Product Name: Toshiba 4TB N300 NAS Hard Drive
Offer price: 101
The lowest priced per TB NAS drive on the market, with good reliability and performance.
Performance - 90%
Price - 95%
If you are a data hoarder and ever frequently subreddits such as /r/datahoarder or /r/homelab it seems like the only two drive brands people buy are Western Digital for the reliability, or Seagate because they are cheap.
However, there is a third option worth going for, and that is Toshiba. They do the usual drive options including the desktop focussed X300, enterprise drives, and the NAS orientated N300 which I am reviewing today.
The N300 is well worth your consideration, as it is both the cheapest per TB and has positive results from Backblaze. Backblaze are cloud storage provides that are famous for their reliability stats, which most people use when saying Seagate are rubbish (due to one bad model years ago).
Looking at the NAS options on Scan you can get the 4TB Toshiba N300 for £101.48 with the next cheapest being 4TB Seagate IronWolf NAS at £106.99. If you want the popular WD Red that will set you back £119.99. Both the Seagate and WD run at 5400RPM vs 7200RPM of the Toshiba, not that it will make a huge difference for a NAS.
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The N300 comes in options up to 10TB which costs £281.99 with the next 10TB model being the Seagate IronWolf at £298.49, so quite a big saving if you plan to populate a large NAS. 12TB and 14TB models should be hitting the market soon.
The Backblaze figures for 2018 showed positive results for Toshiba. In Q4 they added 1,200 Toshiba 14 TB drives (model: MG07ACA14TA) helium-filled PMR (perpendicular magnetic recording) drives which suffer a 3% failure rate. This looks high, but it is similar to the other new models and should drop over time. The older drives, even though there are not many of them had a 0.69% and 0% failure rate. These drives, of course, are used in datacentres with 24/7 heavy use and will not represent the usage scenario for the vast majority of consumers.
In terms of specification, this is relatively standard as far as hard drives go. The N300 uses a Serial ATA 3.0 or SATA 6Gb/s interface in the 3.5″ form factor. Sustained data transfer sits at 200 MB/s for the 4TB model, 210 MB/s for the 6TB, and 240 MB/s for the 8TB. The entire range is rated at 180TB/year workload which should be more than adequate for consumers.
The drive can support multi-RAID systems with up to 8 hard disk drives, allows large volumes of data to be reliably stored and accessed by multiple clients 24 hours a day, 365 days a year.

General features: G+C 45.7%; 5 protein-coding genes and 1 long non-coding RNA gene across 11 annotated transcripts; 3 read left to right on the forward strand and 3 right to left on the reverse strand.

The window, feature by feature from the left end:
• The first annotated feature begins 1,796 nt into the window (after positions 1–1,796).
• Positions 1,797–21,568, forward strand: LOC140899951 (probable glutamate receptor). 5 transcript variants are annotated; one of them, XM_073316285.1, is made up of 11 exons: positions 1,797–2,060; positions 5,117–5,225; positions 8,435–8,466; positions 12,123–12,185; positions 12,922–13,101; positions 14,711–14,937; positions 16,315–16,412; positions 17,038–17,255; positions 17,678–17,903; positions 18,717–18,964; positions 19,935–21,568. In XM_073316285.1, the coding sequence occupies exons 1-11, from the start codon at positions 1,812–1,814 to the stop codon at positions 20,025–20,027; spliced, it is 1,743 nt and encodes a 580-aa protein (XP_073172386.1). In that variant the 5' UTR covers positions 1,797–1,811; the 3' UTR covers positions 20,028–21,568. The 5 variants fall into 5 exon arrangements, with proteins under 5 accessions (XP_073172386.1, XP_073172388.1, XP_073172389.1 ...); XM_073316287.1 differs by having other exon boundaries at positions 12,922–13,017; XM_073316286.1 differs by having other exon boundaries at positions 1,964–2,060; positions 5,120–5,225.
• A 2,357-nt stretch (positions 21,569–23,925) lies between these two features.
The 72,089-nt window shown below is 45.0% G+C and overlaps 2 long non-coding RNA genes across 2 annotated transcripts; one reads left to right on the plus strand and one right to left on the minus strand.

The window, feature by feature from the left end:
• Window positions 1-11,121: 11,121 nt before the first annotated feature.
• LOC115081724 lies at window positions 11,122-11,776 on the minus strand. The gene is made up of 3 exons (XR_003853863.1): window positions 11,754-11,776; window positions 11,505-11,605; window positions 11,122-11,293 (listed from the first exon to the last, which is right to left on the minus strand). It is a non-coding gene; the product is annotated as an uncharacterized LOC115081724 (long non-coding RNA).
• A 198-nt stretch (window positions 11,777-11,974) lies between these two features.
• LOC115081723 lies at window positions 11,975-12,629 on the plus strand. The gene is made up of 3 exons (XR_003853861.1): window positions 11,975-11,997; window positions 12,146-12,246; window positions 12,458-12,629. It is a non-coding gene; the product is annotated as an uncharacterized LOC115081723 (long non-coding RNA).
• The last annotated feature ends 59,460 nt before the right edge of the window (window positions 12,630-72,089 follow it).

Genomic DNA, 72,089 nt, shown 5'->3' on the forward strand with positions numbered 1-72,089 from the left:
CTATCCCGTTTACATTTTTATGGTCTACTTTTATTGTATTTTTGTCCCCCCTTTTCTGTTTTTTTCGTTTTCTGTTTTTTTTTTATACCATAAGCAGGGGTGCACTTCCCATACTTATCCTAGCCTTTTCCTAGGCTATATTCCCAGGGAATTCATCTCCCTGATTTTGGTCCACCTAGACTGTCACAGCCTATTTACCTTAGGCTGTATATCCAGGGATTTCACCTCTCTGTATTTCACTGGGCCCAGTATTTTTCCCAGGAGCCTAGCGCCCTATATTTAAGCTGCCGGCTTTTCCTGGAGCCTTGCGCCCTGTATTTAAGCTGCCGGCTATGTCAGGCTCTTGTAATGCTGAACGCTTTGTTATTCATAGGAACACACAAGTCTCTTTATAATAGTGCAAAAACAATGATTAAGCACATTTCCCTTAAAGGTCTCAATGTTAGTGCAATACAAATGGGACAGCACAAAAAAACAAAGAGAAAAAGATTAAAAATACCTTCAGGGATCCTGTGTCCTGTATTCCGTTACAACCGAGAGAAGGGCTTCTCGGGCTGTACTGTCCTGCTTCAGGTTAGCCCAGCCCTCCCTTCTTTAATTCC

One of the things that makes this different from a desktop drive is the integrated RV sensors which detects vibrations caused by large array systems. The N300 drives ensure high reliability by minimising vibration effects through their advanced control and sensing technology. Multiple sensors detect the slightest shock and built-in RV sensors also compensate for rotational vibration – eliminating the possibility of ‘knock-on’ vibration in multi-bay NAS configuration systems.
My sample drive arrived in retail packaging, this is important as if you buy it from the likes of Amazon, they have been known to package hard drives very poorly. With this, the contents came padded in a specially shaped air filled packaging, so it should be able to take a knock or two in a delivery van.
Most of my tests were carried out within my main PC then transferred to the NAS later (a self-built Ubuntu server in my case). With the drive speed rated at 200MB/
Using CrystalDiskMark I was able to achieve the rated speed for both read and write, with the usual large drop off once you move over to small file read and writes.
The performance is matched in ATTO Disk Benchmark and here we can see that the read speeds peak at the 4KB read size while write is somewhere between 32KB and 128KB.
Network files transfer speeds were as expected, with the server connected to my PC via the Zyxel GS1920 gigabit switch it was my network speeds that were what limiting the file transfer speed, with it easily hitting over 110MB/s for both read and write. Transferring small files was as expected much slower with an images folder with files from 2kb to 100kb transferring at around 2.5 to 3MB/s read or 1MB/s write.
During my use, I didn’t find the drive to be particularly noisy either if anything it was less noisy than the old WD green I have in my main PC as additional storage. For me, noise is not a concern as I keep my server in a separate room.
There is nothing to fault about the N300 as far as I am concerned. I haven’t reviewed the competing brands, but for my personal consumer needs it does everything I want it to and does it at a lower price point than others.
The Backblaze data gives me confidence in Toshiba as a brand, and if you have some common sense, you will be backing up important data off-site and running RAID to help with redundancy.